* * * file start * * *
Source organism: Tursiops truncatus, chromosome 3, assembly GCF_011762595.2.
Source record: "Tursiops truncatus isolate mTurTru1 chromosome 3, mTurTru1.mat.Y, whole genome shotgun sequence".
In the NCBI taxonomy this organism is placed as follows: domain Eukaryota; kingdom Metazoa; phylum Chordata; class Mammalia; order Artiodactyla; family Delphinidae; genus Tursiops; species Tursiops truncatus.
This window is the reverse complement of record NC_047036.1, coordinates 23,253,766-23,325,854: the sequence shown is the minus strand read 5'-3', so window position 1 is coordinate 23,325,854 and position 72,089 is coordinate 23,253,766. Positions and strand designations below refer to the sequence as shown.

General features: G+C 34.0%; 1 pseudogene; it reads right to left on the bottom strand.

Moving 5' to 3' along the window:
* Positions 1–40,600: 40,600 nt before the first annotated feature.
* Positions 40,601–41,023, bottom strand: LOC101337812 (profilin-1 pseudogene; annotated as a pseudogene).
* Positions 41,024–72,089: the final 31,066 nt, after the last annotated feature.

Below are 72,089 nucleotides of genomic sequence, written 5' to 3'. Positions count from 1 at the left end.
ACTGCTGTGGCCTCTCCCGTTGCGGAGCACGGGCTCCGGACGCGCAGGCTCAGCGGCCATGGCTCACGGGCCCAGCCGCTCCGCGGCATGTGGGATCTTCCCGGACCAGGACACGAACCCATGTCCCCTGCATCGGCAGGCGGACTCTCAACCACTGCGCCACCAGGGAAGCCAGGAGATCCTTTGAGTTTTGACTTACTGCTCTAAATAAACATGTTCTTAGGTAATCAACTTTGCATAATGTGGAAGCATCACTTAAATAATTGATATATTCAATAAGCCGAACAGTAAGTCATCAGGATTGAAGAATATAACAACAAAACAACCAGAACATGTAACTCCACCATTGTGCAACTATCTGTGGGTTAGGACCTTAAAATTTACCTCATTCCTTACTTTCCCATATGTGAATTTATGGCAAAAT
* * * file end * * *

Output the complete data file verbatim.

Source organism: Tursiops truncatus, chromosome 3, assembly GCF_011762595.2.
Source record: "Tursiops truncatus isolate mTurTru1 chromosome 3, mTurTru1.mat.Y, whole genome shotgun sequence".
In the NCBI taxonomy this organism is placed as follows: domain Eukaryota; kingdom Metazoa; phylum Chordata; class Mammalia; order Artiodactyla; family Delphinidae; genus Tursiops; species Tursiops truncatus.
This window is the reverse complement of record NC_047036.1, coordinates 23,253,766-23,325,854: the sequence shown is the minus strand read 5'-3', so window position 1 is coordinate 23,325,854 and position 72,089 is coordinate 23,253,766. Positions and strand designations below refer to the sequence as shown.

General features: G+C 34.0%; 1 pseudogene; it reads right to left on the bottom strand.

Moving 5' to 3' along the window:
* Positions 1–40,600: 40,600 nt before the first annotated feature.
* Positions 40,601–41,023, bottom strand: LOC101337812 (profilin-1 pseudogene; annotated as a pseudogene).
* Positions 41,024–72,089: the final 31,066 nt, after the last annotated feature.

Below are 72,089 nucleotides of genomic sequence, written 5' to 3'. Positions count from 1 at the left end.
ACTGCTGTGGCCTCTCCCGTTGCGGAGCACGGGCTCCGGACGCGCAGGCTCAGCGGCCATGGCTCACGGGCCCAGCCGCTCCGCGGCATGTGGGATCTTCCCGGACCAGGACACGAACCCATGTCCCCTGCATCGGCAGGCGGACTCTCAACCACTGCGCCACCAGGGAAGCCAGGAGATCCTTTGAGTTTTGACTTACTGCTCTAAATAAACATGTTCTTAGGTAATCAACTTTGCATAATGTGGAAGCATCACTTAAATAATTGATATATTCAATAAGCCGAACAGTAAGTCATCAGGATTGAAGAATATAACAACAAAACAACCAGAACATGTAACTCCACCATTGTGCAACTATCTGTGGGTTAGGACCTTAAAATTTACCTCATTCCTTACTTTCCCATATGTGAATTTATGGCAAAAT